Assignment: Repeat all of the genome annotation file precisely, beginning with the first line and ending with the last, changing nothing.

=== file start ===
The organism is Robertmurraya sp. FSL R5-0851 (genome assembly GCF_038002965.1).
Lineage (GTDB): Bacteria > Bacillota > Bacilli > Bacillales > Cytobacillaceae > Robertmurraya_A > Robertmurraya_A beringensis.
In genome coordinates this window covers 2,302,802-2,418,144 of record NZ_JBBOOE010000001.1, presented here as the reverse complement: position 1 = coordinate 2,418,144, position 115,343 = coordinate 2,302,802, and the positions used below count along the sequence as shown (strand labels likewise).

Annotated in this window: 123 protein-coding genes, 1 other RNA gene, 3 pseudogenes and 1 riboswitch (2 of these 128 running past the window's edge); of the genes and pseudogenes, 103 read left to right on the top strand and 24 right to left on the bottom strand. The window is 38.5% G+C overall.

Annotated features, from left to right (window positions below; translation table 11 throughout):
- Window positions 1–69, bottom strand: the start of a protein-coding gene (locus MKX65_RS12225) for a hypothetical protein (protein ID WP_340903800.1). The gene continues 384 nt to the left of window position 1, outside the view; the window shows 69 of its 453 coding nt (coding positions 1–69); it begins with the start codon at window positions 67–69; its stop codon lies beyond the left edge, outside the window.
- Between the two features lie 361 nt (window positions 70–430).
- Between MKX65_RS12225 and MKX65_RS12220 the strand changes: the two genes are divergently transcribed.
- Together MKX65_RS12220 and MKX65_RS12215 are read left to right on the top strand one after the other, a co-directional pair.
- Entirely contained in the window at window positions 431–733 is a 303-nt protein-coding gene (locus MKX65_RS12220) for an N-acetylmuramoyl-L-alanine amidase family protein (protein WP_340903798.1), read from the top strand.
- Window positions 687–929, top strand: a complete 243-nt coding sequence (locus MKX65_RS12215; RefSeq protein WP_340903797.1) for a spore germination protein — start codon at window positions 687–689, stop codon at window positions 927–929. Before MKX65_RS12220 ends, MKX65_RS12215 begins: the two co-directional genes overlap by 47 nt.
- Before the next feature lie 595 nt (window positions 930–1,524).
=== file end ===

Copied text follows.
The organism is Robertmurraya sp. FSL R5-0851 (genome assembly GCF_038002965.1).
Lineage (GTDB): Bacteria > Bacillota > Bacilli > Bacillales > Cytobacillaceae > Robertmurraya_A > Robertmurraya_A beringensis.
In genome coordinates this window covers 2,302,802-2,418,144 of record NZ_JBBOOE010000001.1, presented here as the reverse complement: position 1 = coordinate 2,418,144, position 115,343 = coordinate 2,302,802, and the positions used below count along the sequence as shown (strand labels likewise).

Annotated in this window: 123 protein-coding genes, 1 other RNA gene, 3 pseudogenes and 1 riboswitch (2 of these 128 running past the window's edge); of the genes and pseudogenes, 103 read left to right on the top strand and 24 right to left on the bottom strand. The window is 38.5% G+C overall.

Annotated features, from left to right (window positions below; translation table 11 throughout):
- Window positions 1–69, bottom strand: the start of a protein-coding gene (locus MKX65_RS12225) for a hypothetical protein (protein ID WP_340903800.1). The gene continues 384 nt to the left of window position 1, outside the view; the window shows 69 of its 453 coding nt (coding positions 1–69); it begins with the start codon at window positions 67–69; its stop codon lies beyond the left edge, outside the window.
- Between the two features lie 361 nt (window positions 70–430).
- Between MKX65_RS12225 and MKX65_RS12220 the strand changes: the two genes are divergently transcribed.
- Together MKX65_RS12220 and MKX65_RS12215 are read left to right on the top strand one after the other, a co-directional pair.
- Entirely contained in the window at window positions 431–733 is a 303-nt protein-coding gene (locus MKX65_RS12220) for an N-acetylmuramoyl-L-alanine amidase family protein (protein WP_340903798.1), read from the top strand.
- Window positions 687–929, top strand: a complete 243-nt coding sequence (locus MKX65_RS12215; RefSeq protein WP_340903797.1) for a spore germination protein — start codon at window positions 687–689, stop codon at window positions 927–929. Before MKX65_RS12220 ends, MKX65_RS12215 begins: the two co-directional genes overlap by 47 nt.
- Before the next feature lie 595 nt (window positions 930–1,524).